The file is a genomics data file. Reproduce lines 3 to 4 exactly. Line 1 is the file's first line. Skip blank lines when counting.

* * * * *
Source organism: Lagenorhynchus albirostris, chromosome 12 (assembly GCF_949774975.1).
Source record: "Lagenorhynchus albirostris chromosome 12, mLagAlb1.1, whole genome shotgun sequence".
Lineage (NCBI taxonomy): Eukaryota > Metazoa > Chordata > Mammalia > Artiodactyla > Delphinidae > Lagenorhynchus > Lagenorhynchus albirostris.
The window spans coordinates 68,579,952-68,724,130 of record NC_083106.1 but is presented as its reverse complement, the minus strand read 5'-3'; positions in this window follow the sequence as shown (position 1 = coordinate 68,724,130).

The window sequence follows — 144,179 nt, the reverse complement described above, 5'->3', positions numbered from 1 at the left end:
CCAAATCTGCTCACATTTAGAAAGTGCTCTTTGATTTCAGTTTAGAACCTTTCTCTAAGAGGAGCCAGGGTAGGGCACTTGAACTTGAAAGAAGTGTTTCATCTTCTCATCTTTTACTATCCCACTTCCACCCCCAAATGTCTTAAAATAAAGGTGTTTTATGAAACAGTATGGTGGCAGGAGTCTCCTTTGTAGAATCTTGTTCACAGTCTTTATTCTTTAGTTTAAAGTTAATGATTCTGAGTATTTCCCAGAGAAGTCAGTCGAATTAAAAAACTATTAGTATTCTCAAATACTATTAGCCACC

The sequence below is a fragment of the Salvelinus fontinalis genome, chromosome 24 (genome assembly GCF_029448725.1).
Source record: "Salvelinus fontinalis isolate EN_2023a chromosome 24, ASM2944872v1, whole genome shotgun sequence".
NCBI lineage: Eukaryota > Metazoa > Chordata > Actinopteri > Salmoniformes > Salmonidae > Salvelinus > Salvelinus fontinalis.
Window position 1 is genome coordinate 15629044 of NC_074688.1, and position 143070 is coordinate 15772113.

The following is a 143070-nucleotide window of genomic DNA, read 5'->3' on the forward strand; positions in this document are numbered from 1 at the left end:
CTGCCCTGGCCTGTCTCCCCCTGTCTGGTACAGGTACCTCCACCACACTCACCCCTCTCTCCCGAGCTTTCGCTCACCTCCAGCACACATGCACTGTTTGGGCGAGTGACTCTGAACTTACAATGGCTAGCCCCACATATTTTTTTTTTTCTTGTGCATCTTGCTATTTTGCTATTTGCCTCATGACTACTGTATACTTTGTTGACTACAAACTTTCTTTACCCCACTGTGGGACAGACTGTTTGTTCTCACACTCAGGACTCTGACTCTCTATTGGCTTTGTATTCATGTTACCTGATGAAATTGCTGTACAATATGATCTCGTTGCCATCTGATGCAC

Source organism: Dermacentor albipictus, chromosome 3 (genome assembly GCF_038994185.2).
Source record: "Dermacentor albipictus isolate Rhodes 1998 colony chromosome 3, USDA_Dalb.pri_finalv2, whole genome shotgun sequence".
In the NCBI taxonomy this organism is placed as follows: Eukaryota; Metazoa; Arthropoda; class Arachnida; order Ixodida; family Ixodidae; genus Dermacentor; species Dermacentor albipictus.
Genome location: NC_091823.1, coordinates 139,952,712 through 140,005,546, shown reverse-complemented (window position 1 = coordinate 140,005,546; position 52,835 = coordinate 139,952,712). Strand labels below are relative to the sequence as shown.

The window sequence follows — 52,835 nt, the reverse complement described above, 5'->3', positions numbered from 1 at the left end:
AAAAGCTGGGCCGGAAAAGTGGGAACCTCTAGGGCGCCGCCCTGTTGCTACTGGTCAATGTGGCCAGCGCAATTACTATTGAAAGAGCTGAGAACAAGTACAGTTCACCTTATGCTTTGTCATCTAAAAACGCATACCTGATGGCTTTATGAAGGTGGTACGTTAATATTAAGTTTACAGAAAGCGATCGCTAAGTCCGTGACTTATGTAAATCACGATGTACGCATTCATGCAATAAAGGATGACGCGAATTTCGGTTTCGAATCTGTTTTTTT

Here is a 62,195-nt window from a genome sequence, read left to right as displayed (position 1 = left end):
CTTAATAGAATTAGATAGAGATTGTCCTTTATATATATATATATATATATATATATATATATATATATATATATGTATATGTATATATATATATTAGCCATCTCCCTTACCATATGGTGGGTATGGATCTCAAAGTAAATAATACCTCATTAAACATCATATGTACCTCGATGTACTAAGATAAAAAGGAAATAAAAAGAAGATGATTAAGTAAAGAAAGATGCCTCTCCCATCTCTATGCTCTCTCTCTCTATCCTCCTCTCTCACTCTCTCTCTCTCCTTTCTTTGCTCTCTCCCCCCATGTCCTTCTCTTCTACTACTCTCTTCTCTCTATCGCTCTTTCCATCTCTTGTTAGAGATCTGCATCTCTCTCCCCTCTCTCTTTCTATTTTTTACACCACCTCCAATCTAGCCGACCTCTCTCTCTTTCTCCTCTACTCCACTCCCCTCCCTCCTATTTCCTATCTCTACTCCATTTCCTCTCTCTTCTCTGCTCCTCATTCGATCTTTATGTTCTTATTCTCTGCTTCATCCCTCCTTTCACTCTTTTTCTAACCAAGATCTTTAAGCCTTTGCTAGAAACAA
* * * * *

Lineage (NCBI taxonomy): Eukaryota > Metazoa > Chordata > Mammalia > Artiodactyla > Delphinidae > Lagenorhynchus > Lagenorhynchus albirostris.
The window spans coordinates 68,579,952-68,724,130 of record NC_083106.1 but is presented as its reverse complement, the minus strand read 5'-3'; positions in this window follow the sequence as shown (position 1 = coordinate 68,724,130).